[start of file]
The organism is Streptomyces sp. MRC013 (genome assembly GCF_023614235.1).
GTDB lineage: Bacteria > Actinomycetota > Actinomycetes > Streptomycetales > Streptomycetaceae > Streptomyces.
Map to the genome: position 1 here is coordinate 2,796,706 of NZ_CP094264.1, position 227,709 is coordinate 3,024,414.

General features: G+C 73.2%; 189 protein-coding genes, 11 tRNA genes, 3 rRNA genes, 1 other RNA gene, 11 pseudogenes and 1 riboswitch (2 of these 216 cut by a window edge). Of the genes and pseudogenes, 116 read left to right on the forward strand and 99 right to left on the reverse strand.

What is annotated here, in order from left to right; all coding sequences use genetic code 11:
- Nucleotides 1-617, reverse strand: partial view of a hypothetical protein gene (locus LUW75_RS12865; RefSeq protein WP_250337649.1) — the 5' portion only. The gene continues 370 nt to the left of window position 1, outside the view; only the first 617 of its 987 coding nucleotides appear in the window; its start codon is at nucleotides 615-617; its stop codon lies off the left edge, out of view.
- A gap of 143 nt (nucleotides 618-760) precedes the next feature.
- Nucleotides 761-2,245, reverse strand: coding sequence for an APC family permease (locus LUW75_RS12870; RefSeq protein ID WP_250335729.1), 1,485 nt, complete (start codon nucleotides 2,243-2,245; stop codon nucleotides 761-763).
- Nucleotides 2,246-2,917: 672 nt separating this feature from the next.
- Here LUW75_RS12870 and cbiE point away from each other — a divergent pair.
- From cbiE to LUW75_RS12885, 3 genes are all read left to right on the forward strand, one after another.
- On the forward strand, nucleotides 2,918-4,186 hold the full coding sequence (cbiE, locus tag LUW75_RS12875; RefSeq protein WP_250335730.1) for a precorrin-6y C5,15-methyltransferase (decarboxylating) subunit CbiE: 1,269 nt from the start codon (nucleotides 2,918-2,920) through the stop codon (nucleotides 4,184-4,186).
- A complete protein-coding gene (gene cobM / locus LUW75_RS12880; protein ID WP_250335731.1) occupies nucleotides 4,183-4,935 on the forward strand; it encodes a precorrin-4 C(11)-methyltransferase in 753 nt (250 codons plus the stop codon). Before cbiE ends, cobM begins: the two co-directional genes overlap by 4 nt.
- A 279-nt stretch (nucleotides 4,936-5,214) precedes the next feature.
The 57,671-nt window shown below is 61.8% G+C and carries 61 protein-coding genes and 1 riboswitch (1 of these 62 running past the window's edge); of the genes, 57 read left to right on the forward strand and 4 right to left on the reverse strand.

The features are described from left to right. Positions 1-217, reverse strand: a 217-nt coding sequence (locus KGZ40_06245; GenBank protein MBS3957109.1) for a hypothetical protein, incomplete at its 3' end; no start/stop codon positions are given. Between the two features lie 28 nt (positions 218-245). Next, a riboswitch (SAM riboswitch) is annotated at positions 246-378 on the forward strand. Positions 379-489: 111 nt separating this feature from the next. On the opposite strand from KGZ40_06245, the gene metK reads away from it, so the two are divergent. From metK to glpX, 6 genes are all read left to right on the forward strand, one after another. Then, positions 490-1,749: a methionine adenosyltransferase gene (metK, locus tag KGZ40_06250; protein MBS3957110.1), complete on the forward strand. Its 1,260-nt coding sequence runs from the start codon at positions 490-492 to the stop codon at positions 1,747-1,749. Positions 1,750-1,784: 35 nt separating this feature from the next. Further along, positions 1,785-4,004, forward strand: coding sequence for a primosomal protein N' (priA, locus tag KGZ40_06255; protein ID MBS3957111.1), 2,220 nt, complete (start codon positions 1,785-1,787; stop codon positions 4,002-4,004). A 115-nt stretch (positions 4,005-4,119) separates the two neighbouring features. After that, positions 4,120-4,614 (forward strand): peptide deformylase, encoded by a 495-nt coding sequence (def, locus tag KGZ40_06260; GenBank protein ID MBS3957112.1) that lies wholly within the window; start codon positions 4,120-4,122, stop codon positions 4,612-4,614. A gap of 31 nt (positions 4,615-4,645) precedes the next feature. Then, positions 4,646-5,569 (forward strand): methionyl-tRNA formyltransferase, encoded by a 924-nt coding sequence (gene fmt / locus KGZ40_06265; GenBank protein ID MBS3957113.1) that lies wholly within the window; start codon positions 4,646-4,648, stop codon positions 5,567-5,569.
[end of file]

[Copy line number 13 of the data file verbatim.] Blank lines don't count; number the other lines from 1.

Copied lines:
- A complete protein-coding gene (gene cobM / locus LUW75_RS12880; protein ID WP_250335731.1) occupies nucleotides 4,183-4,935 on the forward strand; it encodes a precorrin-4 C(11)-methyltransferase in 753 nt (250 codons plus the stop codon). Before cbiE ends, cobM begins: the two co-directional genes overlap by 4 nt.